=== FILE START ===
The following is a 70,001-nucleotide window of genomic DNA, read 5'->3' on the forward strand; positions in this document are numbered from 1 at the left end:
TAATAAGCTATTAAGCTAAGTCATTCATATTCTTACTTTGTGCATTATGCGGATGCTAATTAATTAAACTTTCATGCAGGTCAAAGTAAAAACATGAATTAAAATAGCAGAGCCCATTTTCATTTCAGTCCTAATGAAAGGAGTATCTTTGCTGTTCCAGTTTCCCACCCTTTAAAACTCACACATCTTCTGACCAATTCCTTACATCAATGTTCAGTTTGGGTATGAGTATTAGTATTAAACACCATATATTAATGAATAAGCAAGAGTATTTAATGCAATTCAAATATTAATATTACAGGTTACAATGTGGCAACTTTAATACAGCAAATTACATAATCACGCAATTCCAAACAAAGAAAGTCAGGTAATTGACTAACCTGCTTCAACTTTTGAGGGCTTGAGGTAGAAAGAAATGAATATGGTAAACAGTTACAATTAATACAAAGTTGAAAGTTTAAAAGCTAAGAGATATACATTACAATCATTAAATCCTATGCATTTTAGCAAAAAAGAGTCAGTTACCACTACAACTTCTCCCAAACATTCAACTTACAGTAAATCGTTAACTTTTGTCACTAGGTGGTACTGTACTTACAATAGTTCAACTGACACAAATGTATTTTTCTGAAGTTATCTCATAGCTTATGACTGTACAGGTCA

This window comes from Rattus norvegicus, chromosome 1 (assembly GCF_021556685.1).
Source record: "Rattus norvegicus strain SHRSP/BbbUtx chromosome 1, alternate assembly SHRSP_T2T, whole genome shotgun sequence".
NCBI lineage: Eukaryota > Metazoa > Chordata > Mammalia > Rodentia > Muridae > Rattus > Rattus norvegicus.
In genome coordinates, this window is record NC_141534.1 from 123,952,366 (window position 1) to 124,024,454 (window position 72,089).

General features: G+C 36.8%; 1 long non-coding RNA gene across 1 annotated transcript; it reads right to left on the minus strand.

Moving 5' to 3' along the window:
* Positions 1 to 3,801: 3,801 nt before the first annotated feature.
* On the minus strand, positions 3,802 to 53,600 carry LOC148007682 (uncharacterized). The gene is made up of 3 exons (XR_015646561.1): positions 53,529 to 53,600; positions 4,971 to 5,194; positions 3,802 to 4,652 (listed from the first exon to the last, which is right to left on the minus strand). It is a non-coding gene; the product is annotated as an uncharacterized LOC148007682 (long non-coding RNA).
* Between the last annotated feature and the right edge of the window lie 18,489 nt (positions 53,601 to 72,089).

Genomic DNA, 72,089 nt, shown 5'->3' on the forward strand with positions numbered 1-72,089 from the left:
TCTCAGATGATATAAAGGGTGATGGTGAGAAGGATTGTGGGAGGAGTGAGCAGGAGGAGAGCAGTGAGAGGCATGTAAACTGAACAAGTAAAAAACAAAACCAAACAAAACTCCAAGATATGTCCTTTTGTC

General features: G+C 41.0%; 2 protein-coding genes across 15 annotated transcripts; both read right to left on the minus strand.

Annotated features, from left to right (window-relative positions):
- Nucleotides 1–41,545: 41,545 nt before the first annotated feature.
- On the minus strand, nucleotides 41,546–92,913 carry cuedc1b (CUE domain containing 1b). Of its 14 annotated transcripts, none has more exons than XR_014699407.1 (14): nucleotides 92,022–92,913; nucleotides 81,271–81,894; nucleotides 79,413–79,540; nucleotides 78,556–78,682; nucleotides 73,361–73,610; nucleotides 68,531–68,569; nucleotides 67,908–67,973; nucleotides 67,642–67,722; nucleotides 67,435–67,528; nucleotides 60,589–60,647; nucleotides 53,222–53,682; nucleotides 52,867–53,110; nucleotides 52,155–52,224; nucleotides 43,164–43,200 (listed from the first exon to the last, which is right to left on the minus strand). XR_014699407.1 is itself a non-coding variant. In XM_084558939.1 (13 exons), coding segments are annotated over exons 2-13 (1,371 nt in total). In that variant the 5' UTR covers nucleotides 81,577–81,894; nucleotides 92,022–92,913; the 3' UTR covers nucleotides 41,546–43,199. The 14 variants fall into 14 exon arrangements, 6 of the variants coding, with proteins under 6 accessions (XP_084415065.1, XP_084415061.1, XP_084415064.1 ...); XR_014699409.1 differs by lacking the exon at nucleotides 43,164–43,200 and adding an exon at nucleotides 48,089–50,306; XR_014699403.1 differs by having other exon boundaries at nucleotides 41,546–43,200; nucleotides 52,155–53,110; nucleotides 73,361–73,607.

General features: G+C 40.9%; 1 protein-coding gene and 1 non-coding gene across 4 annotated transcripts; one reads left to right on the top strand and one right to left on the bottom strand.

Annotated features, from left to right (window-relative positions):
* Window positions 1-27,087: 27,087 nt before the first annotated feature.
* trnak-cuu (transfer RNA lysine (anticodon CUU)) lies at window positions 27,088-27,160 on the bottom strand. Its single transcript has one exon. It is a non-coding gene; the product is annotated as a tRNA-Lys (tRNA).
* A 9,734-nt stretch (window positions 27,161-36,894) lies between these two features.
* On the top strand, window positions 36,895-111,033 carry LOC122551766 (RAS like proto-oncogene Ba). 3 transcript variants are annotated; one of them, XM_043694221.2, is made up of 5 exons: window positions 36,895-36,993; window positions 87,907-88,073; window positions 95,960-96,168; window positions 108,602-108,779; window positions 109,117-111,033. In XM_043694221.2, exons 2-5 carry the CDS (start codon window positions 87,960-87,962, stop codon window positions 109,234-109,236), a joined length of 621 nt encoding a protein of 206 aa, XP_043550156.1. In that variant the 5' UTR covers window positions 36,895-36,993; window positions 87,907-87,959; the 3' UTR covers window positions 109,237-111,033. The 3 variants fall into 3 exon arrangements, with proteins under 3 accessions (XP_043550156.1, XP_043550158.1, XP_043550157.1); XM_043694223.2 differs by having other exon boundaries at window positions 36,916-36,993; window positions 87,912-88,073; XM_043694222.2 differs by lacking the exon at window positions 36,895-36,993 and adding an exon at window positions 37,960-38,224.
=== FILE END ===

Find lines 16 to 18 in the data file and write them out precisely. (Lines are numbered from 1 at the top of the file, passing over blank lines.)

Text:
- Nucleotides 1–41,545: 41,545 nt before the first annotated feature.
- On the minus strand, nucleotides 41,546–92,913 carry cuedc1b (CUE domain containing 1b). Of its 14 annotated transcripts, none has more exons than XR_014699407.1 (14): nucleotides 92,022–92,913; nucleotides 81,271–81,894; nucleotides 79,413–79,540; nucleotides 78,556–78,682; nucleotides 73,361–73,610; nucleotides 68,531–68,569; nucleotides 67,908–67,973; nucleotides 67,642–67,722; nucleotides 67,435–67,528; nucleotides 60,589–60,647; nucleotides 53,222–53,682; nucleotides 52,867–53,110; nucleotides 52,155–52,224; nucleotides 43,164–43,200 (listed from the first exon to the last, which is right to left on the minus strand). XR_014699407.1 is itself a non-coding variant. In XM_084558939.1 (13 exons), coding segments are annotated over exons 2-13 (1,371 nt in total). In that variant the 5' UTR covers nucleotides 81,577–81,894; nucleotides 92,022–92,913; the 3' UTR covers nucleotides 41,546–43,199. The 14 variants fall into 14 exon arrangements, 6 of the variants coding, with proteins under 6 accessions (XP_084415065.1, XP_084415061.1, XP_084415064.1 ...); XR_014699409.1 differs by lacking the exon at nucleotides 43,164–43,200 and adding an exon at nucleotides 48,089–50,306; XR_014699403.1 differs by having other exon boundaries at nucleotides 41,546–43,200; nucleotides 52,155–53,110; nucleotides 73,361–73,607.

General features: G+C 40.9%; 1 protein-coding gene and 1 non-coding gene across 4 annotated transcripts; one reads left to right on the top strand and one right to left on the bottom strand.